Northwest Illinois Forestry AssociationWoodland owners sharing ideas on forest productivity

Uneven Aged Management

When trees in a forest stand have a range of ages from young to old, the stand is called uneven-aged.  When forest landowners manage their forests by selectively removing individual trees and replanting seedlings, their approach is known as uneven-aged management. This is opposed to even-aged management where all of the trees have the same age, and they are all harvested at the same time.

A balanced uneven-aged stand looks like an undisturbed, old-growth forest. As older individual trees die, seedlings which have been struggling in the understory shoot up to fill the canopy. Uneven-aged management methods were developed to try to duplicate the natural replacement of trees in old-growth forests.

Crop trees are selected as the desired oldest generation. The trees around them are eliminated to open up some of the canopy for understory trees and to allow the crop trees to reach their potential. In other areas of the Managed Forest, all of the older trees of less desirable species may be sacrificed; this exposes seedlings to the sunlight and emphasizes the forest's younger generations.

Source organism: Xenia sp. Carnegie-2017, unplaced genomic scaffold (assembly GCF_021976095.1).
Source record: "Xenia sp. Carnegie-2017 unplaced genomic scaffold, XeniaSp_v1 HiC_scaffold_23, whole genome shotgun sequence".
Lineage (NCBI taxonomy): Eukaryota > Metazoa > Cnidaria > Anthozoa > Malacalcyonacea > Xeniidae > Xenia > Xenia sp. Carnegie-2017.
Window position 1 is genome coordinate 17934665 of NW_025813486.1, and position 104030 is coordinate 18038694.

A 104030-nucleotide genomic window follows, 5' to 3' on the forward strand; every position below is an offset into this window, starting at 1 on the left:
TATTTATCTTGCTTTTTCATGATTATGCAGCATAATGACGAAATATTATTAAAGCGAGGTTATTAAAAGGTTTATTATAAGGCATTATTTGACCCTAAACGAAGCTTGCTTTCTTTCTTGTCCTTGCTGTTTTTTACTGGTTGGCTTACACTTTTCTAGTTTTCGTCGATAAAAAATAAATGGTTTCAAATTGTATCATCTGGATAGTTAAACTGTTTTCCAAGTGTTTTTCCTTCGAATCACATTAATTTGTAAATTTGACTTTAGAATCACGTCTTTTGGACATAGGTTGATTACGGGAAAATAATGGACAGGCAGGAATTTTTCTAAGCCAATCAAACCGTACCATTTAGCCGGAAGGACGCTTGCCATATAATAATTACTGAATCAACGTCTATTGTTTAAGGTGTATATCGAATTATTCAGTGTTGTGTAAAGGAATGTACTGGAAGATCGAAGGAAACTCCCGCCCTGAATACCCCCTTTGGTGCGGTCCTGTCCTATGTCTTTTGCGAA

Since forests tend to evolve to a mature, or climax, stage with a dense canopy until some disturbance opens it up, uneven-aged management requires a little more attention than even-aged methods. Uneven-aged management continually tries to keep the forest from reaching climax stage through thinning, crop tree release, and small areas of regeneration.

If this management method is performed well, the forest remains healthy and vigorous. Diseased trees are thinned out; the better trees are favored; the nut and seed producers are encouraged. The disadvantages of this method is that harvesting individual trees is difficult, frequently causing damage to live trees. Most everything about forestry is a compromise.

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